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Two Battles of the Civil War

September 19, 1987|ANNE Z. COOKE

The hills at the western reaches of the Tehachapi Mountains will be alive with the sound of musket and cannon fire Sunday--all in the name of history.

At Ft. Tejon State Historic Park, about 70 miles north of Los Angeles where Interstate 5 snakes through narrow Tejon Pass, several hundred hard-core Civil War buffs will meet to breathe life and spirit into what outsiders usually consider a dry subject.

They will spend the day on the park's 17-acre parade grounds re-living the passion and drama of historic bygone battles.

No ragtag army here, these volunteers might have been welcomed by Gen. William Sherman, a man who needed no extra help.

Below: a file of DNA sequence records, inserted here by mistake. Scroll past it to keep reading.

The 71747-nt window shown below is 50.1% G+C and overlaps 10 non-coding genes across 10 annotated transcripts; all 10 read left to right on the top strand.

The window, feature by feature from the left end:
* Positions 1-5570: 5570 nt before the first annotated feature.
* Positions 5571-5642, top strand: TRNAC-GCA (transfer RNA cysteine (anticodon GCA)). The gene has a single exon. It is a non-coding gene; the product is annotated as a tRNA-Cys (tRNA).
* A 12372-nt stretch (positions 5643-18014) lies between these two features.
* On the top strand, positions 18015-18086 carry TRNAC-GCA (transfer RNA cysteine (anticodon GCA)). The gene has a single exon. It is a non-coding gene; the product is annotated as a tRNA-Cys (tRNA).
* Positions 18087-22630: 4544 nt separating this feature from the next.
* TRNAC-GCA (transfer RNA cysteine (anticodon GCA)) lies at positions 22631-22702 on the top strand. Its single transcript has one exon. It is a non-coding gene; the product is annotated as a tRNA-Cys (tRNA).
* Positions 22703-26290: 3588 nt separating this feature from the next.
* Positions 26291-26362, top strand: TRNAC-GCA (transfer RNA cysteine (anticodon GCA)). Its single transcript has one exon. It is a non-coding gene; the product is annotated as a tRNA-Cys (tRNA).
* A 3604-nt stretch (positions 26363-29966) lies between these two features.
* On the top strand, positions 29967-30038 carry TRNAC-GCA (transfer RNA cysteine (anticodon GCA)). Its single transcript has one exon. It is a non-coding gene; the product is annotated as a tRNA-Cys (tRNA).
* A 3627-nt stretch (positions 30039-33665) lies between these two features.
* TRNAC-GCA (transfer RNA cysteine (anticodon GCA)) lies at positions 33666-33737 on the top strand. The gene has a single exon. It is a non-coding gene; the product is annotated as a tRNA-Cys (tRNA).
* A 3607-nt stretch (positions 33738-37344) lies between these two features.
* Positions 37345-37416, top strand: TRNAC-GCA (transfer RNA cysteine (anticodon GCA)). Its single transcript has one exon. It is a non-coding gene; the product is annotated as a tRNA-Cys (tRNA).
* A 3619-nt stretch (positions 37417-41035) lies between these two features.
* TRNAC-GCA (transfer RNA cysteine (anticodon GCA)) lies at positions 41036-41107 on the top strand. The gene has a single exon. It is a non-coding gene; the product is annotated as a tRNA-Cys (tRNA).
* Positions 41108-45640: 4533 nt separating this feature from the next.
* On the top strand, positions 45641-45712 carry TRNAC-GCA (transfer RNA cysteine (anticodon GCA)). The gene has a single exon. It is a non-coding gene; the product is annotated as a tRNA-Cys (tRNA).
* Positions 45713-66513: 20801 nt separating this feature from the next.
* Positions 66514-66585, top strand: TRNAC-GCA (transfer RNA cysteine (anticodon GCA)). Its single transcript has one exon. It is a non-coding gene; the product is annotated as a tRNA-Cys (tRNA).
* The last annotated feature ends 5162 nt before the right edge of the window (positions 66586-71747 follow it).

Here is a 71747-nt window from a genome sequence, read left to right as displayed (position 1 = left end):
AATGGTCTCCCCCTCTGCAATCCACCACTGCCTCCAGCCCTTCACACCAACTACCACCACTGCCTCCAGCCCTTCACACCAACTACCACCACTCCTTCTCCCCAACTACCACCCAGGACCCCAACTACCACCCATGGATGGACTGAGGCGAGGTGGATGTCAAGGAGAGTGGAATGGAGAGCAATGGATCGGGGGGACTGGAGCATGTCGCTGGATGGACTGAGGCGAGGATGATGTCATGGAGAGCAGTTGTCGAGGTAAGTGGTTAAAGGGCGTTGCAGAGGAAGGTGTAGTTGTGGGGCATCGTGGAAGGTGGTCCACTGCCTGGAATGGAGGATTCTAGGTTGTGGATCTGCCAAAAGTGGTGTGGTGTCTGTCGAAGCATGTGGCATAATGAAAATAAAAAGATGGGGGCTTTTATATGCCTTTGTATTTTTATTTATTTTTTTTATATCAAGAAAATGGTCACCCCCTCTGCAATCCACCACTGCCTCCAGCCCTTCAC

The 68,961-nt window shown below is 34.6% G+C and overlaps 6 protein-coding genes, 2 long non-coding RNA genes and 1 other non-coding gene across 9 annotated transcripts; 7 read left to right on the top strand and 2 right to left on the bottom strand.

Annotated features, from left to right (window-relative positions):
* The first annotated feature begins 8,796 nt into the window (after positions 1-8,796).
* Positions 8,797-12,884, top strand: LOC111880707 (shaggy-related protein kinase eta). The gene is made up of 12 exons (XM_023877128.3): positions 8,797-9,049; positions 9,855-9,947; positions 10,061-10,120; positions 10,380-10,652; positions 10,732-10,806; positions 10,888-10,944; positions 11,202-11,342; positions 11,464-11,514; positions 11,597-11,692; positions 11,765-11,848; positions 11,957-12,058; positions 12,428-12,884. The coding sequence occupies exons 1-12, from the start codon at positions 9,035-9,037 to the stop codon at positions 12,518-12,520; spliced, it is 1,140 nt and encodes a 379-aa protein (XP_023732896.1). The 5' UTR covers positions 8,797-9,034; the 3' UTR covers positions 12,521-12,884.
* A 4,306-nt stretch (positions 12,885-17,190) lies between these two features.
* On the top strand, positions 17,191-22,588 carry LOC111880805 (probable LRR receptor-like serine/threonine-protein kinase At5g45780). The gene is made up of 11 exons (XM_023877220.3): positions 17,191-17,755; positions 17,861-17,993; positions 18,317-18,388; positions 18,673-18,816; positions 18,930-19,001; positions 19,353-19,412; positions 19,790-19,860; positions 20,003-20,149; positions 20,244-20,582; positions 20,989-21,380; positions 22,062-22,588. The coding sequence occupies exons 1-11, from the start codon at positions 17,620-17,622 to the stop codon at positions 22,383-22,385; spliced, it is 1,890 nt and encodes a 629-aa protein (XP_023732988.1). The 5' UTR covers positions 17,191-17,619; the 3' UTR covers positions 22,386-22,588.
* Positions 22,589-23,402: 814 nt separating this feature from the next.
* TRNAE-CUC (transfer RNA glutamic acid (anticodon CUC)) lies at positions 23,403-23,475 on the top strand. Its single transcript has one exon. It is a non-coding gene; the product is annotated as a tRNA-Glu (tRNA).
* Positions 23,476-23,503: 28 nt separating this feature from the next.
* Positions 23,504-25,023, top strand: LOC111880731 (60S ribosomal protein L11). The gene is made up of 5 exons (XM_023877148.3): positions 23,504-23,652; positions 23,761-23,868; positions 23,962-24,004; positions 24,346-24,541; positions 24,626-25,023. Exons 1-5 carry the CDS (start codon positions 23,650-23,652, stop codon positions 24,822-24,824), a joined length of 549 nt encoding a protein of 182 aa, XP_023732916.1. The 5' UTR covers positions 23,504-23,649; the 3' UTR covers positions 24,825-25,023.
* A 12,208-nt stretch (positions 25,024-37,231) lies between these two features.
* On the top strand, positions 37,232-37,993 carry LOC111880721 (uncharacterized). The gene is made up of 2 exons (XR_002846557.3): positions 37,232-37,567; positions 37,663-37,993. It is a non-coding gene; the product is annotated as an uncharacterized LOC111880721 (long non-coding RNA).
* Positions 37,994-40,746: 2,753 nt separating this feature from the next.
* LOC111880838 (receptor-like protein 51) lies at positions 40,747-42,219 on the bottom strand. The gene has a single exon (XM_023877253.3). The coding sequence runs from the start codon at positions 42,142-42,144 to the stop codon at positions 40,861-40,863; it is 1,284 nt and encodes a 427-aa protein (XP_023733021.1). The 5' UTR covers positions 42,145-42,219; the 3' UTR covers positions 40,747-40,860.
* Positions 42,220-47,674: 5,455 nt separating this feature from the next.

Loaded Muskets

Clothed in authentic blue and gray uniforms and armed with polished muskets loaded with black powder (blanks only), they will clash at 11 a.m. and 1 p.m. in two historically accurate Civil War battles.

Spectators, usually families with picnic baskets, beach chairs and blankets, can watch the advances and retreats from behind barrier ropes while a narrator gives a play-by-play narration.

After each battle, guides will lead one-hour "living history" tours through the Union and Confederate camps. Every detail--from the square white canvas tents and fire pits to cast iron cooking equipment--aims at authenticity.

At 3 p.m., these latter-day Blues and Grays will wind up the day with a free-style battle to decide which commander's strategy has triumphed.

Entrance fees are $2 for adults, 50 cents for children. Soft drinks and public restrooms are available. The Ft. Tejon exit off I-5 is about four miles north of Frazier Park.

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